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Tim OBrien, in an interview has given his definition of truth, You have to understand about life itself. There is a truth as we live it; there is a truth as we tell it. Those two are not compatible all the time. There are times when the storys truth can be truer, I think, than a happening truth (Herzog 120). This definition of "truth" is a great challenge for readers of O'Brien's works. It is hard even for the author himself to distinguish whether a detail is truth or no-truth. In this essay, I will discuss the blurry border between truth and fiction in O'Brien's Vietnam War stories, The Things They Carried.
The In the novel "The Things They Carried, " Tim O'Brien purposely makes the boundary between truth and fiction almost invisible. The technique that O'Brien uses to blend truth and fiction in his book is metafiction narrative to describe the Vietnam War. As Patricia Waugh defines "Metafiction is a term given to fictional writing which self-consciously and systematically draws attention to its status as an artifact in order to pose questions about the relationship between fiction and reality" (Patricia Waugh). For O'Brien, truth depends on the context of the situation that someone experiences it and what going on in that person's mind. Even though it is a fictional work, O'Brien still gives his dedication to "the men of Alpha Company, and in particular to Jimmy Cross, Norman Bowker, Rat Kiley, Mitchell Sanders, Henry Dobbins, and Kiowa (O'Brien 7). Ironically, they are all the main characters of the novel. From the very beginning, Tim O'Brien has already require his readers to notice the blur lines between fiction and fact in his stories.
Tim O'Brien blurs this line of truth in many ways. He uses truth in his fiction to make the story more believable. The protagonist as well as the narrator of The Things They Carried is named Tim O'Brien, he also comes from the same town of Minnesota as the author Tim O'Brien. The character is a college graduate and is also a drafted Vietnam War vet. He is in his late forties and also is a writer whose book Going After Cacciato was published. Those are obviously more than a few details that the character shares with the real O'Brien. The author's purpose is to make the readers feel as he did and is successful in doing so. He wants his readers to know why story-truth is truer than happening-truth" (O'Brien 203). Hence, readers can't help but trying to connect the relationship between the narrator with the author. Readers will always need to raises the question of what is reality and what is fiction.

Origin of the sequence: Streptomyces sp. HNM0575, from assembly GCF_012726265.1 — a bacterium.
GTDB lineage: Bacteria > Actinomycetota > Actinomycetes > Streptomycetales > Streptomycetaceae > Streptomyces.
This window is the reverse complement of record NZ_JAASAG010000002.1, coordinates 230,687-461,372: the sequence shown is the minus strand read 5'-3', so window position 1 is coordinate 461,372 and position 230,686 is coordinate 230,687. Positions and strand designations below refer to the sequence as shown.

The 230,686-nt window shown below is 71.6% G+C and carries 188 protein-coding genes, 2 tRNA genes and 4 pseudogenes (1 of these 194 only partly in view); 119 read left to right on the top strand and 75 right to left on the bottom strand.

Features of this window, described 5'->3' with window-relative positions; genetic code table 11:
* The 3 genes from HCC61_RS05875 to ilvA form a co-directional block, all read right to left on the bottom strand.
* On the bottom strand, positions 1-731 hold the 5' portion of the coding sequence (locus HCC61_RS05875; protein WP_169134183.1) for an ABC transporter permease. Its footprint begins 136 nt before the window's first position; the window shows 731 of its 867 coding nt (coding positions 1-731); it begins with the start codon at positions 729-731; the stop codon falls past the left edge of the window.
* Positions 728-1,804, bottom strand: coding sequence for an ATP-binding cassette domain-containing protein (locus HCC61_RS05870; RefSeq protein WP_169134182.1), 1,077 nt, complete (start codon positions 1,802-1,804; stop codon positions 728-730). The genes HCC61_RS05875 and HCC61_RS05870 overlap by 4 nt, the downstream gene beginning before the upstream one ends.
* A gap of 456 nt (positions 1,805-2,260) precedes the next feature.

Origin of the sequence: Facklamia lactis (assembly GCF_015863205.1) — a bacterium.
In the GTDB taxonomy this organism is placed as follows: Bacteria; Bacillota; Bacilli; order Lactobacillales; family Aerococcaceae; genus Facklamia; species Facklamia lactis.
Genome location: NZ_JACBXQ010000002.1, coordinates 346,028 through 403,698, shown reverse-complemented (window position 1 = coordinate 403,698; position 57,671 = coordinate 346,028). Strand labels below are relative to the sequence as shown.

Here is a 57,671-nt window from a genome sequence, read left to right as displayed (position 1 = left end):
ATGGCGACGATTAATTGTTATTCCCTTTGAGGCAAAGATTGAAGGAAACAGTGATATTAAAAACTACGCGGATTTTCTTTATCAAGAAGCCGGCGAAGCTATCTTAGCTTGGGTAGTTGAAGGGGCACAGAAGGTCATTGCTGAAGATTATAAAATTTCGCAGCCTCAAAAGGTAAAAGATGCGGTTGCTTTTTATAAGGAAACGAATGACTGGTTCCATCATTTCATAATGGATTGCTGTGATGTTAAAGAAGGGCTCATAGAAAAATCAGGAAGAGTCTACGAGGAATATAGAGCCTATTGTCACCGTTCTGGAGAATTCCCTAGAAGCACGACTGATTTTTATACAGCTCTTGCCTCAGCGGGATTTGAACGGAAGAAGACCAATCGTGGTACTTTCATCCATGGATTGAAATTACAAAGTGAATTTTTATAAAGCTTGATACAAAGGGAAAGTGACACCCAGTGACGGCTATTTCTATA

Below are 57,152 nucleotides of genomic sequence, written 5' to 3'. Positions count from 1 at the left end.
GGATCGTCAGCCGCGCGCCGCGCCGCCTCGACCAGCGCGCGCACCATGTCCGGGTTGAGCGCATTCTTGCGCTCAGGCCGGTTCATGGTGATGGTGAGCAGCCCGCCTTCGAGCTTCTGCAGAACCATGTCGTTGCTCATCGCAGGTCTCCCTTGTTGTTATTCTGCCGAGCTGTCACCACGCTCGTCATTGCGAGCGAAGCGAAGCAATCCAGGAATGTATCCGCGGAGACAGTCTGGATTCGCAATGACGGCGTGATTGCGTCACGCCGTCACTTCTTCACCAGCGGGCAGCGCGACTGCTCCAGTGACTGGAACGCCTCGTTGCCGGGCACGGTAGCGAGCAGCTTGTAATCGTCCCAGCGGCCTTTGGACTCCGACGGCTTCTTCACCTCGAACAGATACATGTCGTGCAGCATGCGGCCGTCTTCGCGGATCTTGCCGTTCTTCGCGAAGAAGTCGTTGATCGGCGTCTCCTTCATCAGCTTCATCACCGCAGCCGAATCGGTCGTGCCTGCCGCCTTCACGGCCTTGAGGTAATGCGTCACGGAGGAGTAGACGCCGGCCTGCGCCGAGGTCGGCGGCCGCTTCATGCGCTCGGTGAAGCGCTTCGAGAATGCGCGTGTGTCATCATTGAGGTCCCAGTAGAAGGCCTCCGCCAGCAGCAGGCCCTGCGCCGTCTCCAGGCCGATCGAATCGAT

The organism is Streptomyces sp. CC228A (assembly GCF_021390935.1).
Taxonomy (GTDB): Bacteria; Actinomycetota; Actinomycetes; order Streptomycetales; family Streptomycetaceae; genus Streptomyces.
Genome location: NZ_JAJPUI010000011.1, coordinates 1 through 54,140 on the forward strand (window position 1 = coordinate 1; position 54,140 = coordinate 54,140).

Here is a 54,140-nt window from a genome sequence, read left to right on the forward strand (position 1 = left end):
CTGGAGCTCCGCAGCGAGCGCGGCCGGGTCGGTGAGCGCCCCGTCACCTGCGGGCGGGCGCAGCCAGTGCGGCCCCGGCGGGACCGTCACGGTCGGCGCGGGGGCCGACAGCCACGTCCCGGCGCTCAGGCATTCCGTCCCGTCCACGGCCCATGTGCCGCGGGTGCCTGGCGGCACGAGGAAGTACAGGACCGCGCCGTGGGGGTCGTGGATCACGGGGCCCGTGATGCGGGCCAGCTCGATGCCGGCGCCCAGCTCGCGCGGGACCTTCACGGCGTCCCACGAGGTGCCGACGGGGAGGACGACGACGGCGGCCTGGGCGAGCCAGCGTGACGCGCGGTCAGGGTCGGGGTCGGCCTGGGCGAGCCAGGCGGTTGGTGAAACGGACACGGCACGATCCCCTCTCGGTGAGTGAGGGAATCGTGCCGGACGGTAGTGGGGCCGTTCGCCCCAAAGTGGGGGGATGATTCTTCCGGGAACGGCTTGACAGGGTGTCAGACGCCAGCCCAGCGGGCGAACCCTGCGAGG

Even in this work of fiction, O'Brien's purpose is to convince his readers to believe the things he says is the truth. For example, before revealing the story about his comrade Rat Kiley killed a baby water buffalo, O'Brien writes, "This one does it for me. I've told it before--many times, many versions--but here's what actually happened" (O'Brien 78). O'Brien confesses that he has told the story in several ways, it means somehow the story has been fictionalized. However, he still convinces readers that: "but here's what actually happened,". The truth in this story is being tested. Readers know that the story contains fictional detail after being told several different ways; they have been notified that The Things They Carried is fiction. However, they are still to believe the story is true, because the author affirms so. This writing style defines O'Brien's work as a metafiction where the author consciously challenges the readers to distinguish truth with what he wants readers to believe is truth between the very blurry line. In this case, according to Lynn Wharton's remark, "everything is true but nothing authentic" (Blyn 189).